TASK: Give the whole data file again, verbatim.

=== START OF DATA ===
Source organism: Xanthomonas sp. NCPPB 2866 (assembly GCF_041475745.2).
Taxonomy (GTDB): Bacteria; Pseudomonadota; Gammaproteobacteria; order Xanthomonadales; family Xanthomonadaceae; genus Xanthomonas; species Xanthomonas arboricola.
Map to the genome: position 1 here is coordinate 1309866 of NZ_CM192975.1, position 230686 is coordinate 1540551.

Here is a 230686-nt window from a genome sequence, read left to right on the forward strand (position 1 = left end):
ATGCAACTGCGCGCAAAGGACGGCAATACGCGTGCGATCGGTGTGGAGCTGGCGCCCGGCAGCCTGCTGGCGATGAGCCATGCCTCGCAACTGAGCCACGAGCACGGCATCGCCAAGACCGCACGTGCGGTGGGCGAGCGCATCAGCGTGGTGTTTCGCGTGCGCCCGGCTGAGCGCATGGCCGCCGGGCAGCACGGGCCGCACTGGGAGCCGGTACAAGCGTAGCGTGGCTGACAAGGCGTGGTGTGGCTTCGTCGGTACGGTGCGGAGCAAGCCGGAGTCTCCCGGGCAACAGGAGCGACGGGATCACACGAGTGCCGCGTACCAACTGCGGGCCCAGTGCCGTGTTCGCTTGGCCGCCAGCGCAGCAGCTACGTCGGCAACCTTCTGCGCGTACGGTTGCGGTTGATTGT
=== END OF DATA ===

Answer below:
Source organism: Xanthomonas sp. NCPPB 2866 (assembly GCF_041475745.2).
Taxonomy (GTDB): Bacteria; Pseudomonadota; Gammaproteobacteria; order Xanthomonadales; family Xanthomonadaceae; genus Xanthomonas; species Xanthomonas arboricola.
Map to the genome: position 1 here is coordinate 1309866 of NZ_CM192975.1, position 230686 is coordinate 1540551.

Here is a 230686-nt window from a genome sequence, read left to right on the forward strand (position 1 = left end):
ATGCAACTGCGCGCAAAGGACGGCAATACGCGTGCGATCGGTGTGGAGCTGGCGCCCGGCAGCCTGCTGGCGATGAGCCATGCCTCGCAACTGAGCCACGAGCACGGCATCGCCAAGACCGCACGTGCGGTGGGCGAGCGCATCAGCGTGGTGTTTCGCGTGCGCCCGGCTGAGCGCATGGCCGCCGGGCAGCACGGGCCGCACTGGGAGCCGGTACAAGCGTAGCGTGGCTGACAAGGCGTGGTGTGGCTTCGTCGGTACGGTGCGGAGCAAGCCGGAGTCTCCCGGGCAACAGGAGCGACGGGATCACACGAGTGCCGCGTACCAACTGCGGGCCCAGTGCCGTGTTCGCTTGGCCGCCAGCGCAGCAGCTACGTCGGCAACCTTCTGCGCGTACGGTTGCGGTTGATTGT